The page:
Biomutant Review

Game name: Biomutant

Release date: May 25, 2021

Price: US$59.99

Available on: Steam

Genre: Open world action RPG

Developer: Experiment 101

Publisher: THQ Nordic

Opencritic: Here

Trailer

Back when Biomutant was first revealed, open world action RPGs were starting to become a mainstay in the portfolio of all major publishers, but they weren’t as ubiquitous as they are today. Since then, three mainline Assassin’s Creed titles have been released (all of them going hard for The Witcher 3 style action RPG adventures) and the market for the genre has become a bit crowded. Can this title about adorable animals surviving in the post post-apocalypse thrive in such a world? Will Experiment 101‘s debut title become a household name, or go the way of humanity in their game? I don’t really have answers for any of those questions, but what I can do is share what I thought about Biomutant after playing more than forty hours over the past few weeks. Join me in this adventure by reading this review, dear reader!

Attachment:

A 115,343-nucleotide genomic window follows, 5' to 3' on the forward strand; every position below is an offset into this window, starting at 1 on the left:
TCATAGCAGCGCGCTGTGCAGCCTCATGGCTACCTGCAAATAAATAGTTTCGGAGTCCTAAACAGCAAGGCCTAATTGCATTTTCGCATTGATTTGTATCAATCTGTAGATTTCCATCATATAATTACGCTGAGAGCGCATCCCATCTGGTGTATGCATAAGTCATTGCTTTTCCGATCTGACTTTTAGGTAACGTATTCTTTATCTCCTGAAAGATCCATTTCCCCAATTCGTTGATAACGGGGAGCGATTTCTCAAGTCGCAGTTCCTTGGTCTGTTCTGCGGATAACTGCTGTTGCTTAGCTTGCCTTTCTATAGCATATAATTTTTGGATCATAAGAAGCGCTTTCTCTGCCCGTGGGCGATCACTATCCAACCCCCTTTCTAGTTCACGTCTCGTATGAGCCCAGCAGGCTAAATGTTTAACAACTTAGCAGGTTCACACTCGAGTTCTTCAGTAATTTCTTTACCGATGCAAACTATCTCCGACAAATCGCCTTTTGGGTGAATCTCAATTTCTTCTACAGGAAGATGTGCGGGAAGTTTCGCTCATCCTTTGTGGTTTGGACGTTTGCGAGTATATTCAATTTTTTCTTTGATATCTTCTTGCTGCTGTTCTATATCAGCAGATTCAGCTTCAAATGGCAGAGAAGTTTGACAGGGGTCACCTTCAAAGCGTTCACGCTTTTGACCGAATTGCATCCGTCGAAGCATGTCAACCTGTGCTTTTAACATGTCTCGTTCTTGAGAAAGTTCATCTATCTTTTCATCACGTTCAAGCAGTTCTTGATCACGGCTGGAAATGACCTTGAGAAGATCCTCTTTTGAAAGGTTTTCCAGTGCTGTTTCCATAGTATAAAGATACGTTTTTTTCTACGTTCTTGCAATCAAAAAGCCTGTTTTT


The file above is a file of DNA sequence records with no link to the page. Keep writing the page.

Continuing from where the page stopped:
The basic premise for this title is quite simple (and scary, considering the plausibility of some of its elements). Humanity contaminated the planet with countless oil spills, toxic leaks and whatever else you can imagine, leaving it in a state unfit to support human life. Out of the toxic wastelands of this new world rose intelligent animals, who then proceeded to make the wastes mostly habitable, building settlements, and creating a society split in different tribes. Of course, every RPG needs a bit of conflict, so when we start the game we’ll learn that things didn’t go exactly as planned and the adorable critters that populate the post post-apocalypse are in mortal peril of a new extinction event that will destroy what remains of our poor battered planet. It’s up to us to decide whether we wish to give Earth yet another shot at redemption, or just accelerate the catastrophe and watch the world burn. The story won’t win any awards, and it’s a scenario we’ve seen in countless other titles. I did enjoy the bits where the characters sort of acknowledge this fact and wink at the player’s actions talking about heroes and their deeds (it’s a very Fable thing). Speaking of Fable comparisons, Biomutant features a narrator that reminded me of that series’ Guildmaster and I’m pretty sure that this is going to be a very divisive addition, since it’s hard to get him to shut up while exploring (though the game has a slider that gets from zero to 100, in my experience zero does not mean zero). The narrator translates everything other characters say into English (as the NPCs talk in made up languages) and also comments on our adventure, sometimes giving advice, and sometimes just repeating the same line we’ve heard a hundred times for the one hundredth and one time.